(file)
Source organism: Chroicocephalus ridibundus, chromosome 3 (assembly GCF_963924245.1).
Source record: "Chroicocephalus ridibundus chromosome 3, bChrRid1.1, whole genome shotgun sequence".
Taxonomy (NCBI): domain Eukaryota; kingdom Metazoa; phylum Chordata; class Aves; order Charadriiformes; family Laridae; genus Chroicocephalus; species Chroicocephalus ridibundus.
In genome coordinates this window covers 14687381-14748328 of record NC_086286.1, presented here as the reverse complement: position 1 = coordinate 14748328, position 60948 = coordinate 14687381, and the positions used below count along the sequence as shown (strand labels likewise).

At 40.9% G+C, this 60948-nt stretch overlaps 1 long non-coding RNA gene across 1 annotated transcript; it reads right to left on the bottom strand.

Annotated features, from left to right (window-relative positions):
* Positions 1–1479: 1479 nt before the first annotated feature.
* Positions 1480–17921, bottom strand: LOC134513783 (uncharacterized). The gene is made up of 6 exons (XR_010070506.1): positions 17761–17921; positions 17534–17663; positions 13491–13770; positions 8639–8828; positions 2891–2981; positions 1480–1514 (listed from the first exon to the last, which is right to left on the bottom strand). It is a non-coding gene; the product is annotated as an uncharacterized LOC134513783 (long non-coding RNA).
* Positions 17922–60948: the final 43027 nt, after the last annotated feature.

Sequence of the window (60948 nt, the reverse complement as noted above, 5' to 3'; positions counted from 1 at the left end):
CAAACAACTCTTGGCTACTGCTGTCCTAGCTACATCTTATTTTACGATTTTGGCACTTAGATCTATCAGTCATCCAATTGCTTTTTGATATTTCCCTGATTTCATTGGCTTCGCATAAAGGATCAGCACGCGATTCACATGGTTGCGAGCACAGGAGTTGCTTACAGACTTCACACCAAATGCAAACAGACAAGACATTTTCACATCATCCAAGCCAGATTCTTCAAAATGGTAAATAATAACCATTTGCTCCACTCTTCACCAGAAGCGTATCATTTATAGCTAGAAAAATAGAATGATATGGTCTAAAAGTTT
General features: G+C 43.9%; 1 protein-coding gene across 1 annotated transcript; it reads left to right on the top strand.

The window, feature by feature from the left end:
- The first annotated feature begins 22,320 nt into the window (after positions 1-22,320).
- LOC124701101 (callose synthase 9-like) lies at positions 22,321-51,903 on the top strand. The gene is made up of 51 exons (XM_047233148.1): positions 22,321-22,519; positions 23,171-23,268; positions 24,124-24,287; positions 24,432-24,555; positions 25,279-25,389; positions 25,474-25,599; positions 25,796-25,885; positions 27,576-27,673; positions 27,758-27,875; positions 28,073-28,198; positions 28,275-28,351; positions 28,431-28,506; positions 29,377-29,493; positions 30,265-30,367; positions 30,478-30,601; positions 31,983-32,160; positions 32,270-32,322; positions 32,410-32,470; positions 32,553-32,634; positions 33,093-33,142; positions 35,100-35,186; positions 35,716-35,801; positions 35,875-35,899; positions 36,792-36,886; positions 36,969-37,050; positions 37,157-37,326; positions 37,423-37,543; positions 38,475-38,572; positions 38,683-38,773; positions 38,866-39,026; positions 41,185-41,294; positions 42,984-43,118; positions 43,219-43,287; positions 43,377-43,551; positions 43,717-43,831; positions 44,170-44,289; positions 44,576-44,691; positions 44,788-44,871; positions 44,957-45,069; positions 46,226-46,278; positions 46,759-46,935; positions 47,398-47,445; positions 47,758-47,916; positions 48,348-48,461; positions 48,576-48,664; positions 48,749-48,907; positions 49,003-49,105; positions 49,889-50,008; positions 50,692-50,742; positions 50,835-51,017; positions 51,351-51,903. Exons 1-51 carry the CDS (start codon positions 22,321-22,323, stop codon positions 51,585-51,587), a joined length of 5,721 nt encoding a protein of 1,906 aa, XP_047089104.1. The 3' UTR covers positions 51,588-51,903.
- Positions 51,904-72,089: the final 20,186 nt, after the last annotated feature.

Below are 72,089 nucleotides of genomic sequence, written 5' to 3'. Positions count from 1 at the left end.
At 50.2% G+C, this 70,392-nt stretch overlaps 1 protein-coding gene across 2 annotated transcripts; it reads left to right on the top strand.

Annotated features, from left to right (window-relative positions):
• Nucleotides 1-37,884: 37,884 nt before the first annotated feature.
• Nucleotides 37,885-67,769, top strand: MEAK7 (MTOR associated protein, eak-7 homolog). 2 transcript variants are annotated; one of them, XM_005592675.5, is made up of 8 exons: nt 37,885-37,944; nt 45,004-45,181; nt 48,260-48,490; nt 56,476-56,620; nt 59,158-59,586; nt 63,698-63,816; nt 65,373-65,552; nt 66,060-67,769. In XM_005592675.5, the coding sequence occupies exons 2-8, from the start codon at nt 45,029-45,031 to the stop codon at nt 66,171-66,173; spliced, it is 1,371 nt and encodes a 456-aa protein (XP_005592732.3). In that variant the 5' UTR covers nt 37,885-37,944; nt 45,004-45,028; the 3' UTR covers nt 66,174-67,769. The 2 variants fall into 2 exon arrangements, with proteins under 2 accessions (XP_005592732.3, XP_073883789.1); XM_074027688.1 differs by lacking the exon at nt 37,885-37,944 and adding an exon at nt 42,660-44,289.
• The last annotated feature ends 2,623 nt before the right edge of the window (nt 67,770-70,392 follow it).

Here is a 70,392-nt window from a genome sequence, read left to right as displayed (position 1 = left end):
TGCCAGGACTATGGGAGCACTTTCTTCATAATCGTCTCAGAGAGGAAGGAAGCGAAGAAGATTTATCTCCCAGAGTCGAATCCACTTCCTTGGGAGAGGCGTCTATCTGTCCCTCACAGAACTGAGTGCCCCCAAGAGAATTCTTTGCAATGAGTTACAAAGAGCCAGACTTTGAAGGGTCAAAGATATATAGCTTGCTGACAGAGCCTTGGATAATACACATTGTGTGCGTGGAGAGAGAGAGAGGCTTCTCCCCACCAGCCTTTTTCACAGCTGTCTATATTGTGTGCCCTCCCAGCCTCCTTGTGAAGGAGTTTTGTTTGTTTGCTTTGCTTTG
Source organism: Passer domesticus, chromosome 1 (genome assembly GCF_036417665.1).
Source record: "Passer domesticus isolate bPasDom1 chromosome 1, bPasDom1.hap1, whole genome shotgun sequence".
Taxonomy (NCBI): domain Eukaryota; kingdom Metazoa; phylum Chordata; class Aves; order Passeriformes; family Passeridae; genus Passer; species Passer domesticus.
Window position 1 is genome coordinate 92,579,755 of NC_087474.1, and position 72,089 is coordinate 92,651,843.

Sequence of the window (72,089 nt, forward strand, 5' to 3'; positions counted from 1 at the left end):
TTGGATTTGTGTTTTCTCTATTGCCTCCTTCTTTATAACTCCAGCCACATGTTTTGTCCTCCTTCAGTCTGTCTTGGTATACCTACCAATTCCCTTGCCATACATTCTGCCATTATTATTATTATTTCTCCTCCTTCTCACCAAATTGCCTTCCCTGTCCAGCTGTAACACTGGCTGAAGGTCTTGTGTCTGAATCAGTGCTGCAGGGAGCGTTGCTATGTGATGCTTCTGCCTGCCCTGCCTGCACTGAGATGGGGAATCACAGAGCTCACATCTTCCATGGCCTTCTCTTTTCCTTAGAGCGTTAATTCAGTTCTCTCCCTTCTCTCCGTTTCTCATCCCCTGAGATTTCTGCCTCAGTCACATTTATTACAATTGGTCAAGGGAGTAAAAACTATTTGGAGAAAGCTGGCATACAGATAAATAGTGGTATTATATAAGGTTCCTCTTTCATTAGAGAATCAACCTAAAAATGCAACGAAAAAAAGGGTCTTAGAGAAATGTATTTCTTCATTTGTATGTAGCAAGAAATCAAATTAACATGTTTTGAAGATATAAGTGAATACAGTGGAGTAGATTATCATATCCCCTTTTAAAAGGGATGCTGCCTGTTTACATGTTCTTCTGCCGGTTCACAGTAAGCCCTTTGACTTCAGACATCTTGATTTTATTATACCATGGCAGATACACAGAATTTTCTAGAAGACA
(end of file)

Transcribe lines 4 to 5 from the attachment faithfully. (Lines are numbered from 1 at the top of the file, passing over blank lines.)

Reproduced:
In genome coordinates this window covers 14687381-14748328 of record NC_086286.1, presented here as the reverse complement: position 1 = coordinate 14748328, position 60948 = coordinate 14687381, and the positions used below count along the sequence as shown (strand labels likewise).

At 40.9% G+C, this 60948-nt stretch overlaps 1 long non-coding RNA gene across 1 annotated transcript; it reads right to left on the bottom strand.